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Hi Folks,

I've been watching the coverage of the Icelandic volcano and all the ash and dust clouds moving over the UK. Does this stuff affect your telescope optics???

I know that ash in general tends to be caustic (corrosive) and that volcanic dust particles are just little abrasive silica crystals - do you take precautions with your optics when these things blow up? We have earthquakes here, but not volcanoes! (thank goodness for small favors!) Did any of you find that this gunk affected or degraded coatings or mirror surfaces? Are you using any special methods to clean optics to avoid scratching surfaces?

I really have no experience with any of this, but I thought that it might be problematic. I would hate to see a thread like "I wiped my objective and scratched it!!!" So I though some of you who went through this last time might comment and save others time, trouble or grief.

Dan

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I live in the south west of England so may not get the full affect from it, but it’s not really noticeable at all. Last time I could not see any evidence of ash in the sky and only got a slight layer of dust building up on the surface of cars, but even then it’s hard to tell if it’s actually the ash.

A for telescope optics, If the ash is that bad, I expect you won’t be observing anyway because it will reduce the transparency and make LP worse. However, the ash would probably not be too good for the telescope optics.

I don’t think it’s as bad as it seems, well not down in Devon it’s not.

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hi i live in london (did not have scope last time volcano erupted) but then much the same as now i didnt notice a thing. only that there was no planes flying and it was on the news or could have been just another normal day

i will be getting scope out tonight for a crack at saturn as looking at the sky now its no diffrent from the norm

apart from the fact its clear'ish :)

star

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At this time of year ... pollen contamination of optics is much more of an issue; the stuff is sticky which ash isn't & is present in much higher quantity unless you're very close to the actual eruption.

Volcanic interference with air traffic is great news for astronomers!

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At this time of year ... pollen contamination of optics is much more of an issue; the stuff is sticky which ash isn't & is present in much higher quantity unless you're very close to the actual eruption.

Volcanic interference with air traffic is great news for astronomers!

No it ruddy well isn't!!! I lost three bookings last year. Sob.

Olly

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I dunno but if your backyard looks anything like these pictures from Iceland then you'd better keep the scope inside.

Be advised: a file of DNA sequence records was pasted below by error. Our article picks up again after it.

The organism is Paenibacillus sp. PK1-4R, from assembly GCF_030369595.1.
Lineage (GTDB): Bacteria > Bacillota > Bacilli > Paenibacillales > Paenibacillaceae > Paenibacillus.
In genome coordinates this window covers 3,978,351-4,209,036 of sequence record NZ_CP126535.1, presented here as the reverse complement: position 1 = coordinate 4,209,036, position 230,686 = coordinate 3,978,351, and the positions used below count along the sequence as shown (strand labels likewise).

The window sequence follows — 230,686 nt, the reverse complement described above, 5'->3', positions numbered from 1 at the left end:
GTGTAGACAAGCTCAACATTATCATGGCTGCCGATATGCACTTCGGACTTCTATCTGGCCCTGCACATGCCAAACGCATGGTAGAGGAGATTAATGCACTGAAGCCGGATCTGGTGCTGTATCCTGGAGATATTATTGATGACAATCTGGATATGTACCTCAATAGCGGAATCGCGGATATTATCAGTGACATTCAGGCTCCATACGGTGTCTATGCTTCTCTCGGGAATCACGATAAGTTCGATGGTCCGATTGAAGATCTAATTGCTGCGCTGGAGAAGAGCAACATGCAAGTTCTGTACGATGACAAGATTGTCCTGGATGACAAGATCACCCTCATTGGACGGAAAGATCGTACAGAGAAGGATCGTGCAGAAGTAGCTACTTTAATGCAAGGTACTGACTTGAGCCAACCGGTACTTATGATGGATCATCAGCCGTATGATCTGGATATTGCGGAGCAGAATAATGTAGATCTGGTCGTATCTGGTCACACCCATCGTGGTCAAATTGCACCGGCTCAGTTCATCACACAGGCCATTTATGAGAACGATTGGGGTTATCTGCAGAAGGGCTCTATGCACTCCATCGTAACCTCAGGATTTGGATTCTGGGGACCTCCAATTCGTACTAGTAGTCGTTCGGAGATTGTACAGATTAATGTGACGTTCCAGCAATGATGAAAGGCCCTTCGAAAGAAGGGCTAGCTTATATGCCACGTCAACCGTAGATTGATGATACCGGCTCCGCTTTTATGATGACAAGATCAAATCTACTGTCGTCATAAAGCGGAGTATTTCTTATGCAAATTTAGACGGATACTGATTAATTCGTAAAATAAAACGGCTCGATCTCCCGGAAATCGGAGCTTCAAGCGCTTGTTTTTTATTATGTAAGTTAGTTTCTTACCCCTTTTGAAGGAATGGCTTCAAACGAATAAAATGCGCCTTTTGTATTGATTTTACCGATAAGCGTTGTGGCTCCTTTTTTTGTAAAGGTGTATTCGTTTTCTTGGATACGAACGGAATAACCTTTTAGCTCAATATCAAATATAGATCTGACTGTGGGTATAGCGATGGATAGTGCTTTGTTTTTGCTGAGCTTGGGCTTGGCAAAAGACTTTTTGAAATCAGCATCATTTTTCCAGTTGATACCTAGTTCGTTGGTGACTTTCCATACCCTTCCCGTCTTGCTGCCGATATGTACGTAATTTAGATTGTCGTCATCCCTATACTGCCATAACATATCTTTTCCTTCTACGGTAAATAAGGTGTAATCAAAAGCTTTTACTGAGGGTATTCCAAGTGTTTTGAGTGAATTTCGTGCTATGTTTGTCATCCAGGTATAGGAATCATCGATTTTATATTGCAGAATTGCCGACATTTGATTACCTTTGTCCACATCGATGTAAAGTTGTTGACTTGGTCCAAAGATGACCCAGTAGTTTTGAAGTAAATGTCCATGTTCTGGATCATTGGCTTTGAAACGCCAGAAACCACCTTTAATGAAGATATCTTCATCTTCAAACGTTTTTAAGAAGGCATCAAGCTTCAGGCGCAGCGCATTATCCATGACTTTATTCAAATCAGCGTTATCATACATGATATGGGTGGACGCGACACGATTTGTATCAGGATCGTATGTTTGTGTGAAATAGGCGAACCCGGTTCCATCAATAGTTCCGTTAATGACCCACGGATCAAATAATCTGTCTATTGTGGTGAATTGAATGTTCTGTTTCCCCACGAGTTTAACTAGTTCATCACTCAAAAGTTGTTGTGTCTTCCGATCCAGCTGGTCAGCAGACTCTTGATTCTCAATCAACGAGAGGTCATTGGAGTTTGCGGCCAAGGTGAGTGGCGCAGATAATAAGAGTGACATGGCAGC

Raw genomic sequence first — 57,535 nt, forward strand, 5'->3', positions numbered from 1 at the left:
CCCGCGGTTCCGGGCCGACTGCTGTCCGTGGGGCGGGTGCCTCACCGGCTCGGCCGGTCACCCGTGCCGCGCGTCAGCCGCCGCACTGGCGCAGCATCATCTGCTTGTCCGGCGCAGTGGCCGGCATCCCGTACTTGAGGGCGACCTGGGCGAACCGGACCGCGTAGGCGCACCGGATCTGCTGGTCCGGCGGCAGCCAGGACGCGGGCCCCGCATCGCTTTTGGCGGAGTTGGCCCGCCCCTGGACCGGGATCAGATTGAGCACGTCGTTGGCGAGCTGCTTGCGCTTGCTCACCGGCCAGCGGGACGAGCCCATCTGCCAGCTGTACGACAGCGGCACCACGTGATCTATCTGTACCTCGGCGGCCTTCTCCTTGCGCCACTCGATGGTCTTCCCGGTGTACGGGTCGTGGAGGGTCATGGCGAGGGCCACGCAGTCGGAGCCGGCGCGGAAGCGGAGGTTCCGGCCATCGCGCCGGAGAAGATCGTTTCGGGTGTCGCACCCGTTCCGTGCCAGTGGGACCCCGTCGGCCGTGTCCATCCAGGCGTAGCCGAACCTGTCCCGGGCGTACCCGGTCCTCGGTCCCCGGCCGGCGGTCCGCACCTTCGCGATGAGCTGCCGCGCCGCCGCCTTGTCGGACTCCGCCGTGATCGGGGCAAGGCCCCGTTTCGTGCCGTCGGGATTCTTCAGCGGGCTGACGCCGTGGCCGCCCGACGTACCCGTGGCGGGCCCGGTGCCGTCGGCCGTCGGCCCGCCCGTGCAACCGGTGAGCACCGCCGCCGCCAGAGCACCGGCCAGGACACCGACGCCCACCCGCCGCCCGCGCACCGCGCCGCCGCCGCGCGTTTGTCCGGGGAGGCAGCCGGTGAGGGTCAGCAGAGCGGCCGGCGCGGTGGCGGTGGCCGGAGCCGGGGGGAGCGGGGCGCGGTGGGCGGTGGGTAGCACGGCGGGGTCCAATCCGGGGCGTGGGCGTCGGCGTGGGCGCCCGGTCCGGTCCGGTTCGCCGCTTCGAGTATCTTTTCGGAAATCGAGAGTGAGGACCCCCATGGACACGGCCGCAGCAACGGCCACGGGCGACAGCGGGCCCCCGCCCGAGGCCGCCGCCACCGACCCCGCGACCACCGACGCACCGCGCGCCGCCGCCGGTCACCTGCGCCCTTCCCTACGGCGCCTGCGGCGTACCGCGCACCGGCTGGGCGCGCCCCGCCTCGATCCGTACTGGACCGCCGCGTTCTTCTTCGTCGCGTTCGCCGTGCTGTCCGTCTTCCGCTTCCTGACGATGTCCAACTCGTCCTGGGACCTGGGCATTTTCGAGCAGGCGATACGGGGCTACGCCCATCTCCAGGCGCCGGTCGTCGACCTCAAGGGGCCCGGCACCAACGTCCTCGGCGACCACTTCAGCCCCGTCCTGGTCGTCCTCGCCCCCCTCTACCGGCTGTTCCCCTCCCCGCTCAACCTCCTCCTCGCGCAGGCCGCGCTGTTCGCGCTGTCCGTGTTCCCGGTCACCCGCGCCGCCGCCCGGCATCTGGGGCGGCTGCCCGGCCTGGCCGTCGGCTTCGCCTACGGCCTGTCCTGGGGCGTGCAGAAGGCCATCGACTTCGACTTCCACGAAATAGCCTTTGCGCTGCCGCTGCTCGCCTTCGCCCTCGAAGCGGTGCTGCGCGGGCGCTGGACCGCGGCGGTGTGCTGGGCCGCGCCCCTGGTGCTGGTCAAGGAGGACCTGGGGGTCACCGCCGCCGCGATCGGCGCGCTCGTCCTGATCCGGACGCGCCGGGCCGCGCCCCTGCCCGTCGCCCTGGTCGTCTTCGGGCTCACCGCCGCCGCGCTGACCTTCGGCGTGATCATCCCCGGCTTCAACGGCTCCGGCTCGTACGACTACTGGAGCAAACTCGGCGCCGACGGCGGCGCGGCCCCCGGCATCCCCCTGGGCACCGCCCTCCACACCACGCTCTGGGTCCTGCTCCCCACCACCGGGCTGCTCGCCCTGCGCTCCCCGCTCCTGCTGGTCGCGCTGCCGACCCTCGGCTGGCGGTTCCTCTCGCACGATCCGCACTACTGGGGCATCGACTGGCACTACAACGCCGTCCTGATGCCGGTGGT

BILLEDSERIE: Vulkanudbrud i Island - dr.dk/Nyheder/Billedserier

Apart from this last time I noticed no increased dust or ash or similar on windows, car, house etc. so I was not so worried about my scope.

EDIT - change pictures with 'Frem' and 'Tilbage' in lower right corner...

Edited by bombassa

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I was out a lot with my telescope during the last volcano eruption.

We saw some strange high cloud trails at the peak of the eruption, but generally, the sky was crystal clear, seeing and transparency the best I have ever experienced.

As for the ash, I was out for several hours and the telescope didn't seem to suffer.

Edited by Beulah

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Well here in Chester we most definately got a covering of ash last year - had to clean it all off the garage roof and it had those tell tale signs of yellow deposits of sulphur. (Actually we had sulphur deposits on the patio the other week - probably from volcanic activity coming up from the Southern Hemisphere. I wasn't doing much astro work when the volcano ash came over last year but it was lovely not having vapour trails littering the skies for a few days.

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I wasn't doing much astro work when the volcano ash came over last year but it was lovely not having vapour trails littering the skies for a few days.

Honestly, it would have been enough to just gaze at the depth and clarity of those pure, azure skies. It just amazes me how much aircraft appears to pollute.

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Lots of us were at SGL5 last year when the 'big one' went up and all the planes were grounded.

Excellent clear skies, no problems with equipment. Only problem was a sunburnt face during the day!

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I think the particles are up high in the jetstream, they were talking today of being able to fly at up 4 mg per cubic metre which is very small. Is yellow stuff not more likely to be from the sahara, I know occasionally we get deposits of sand from there.

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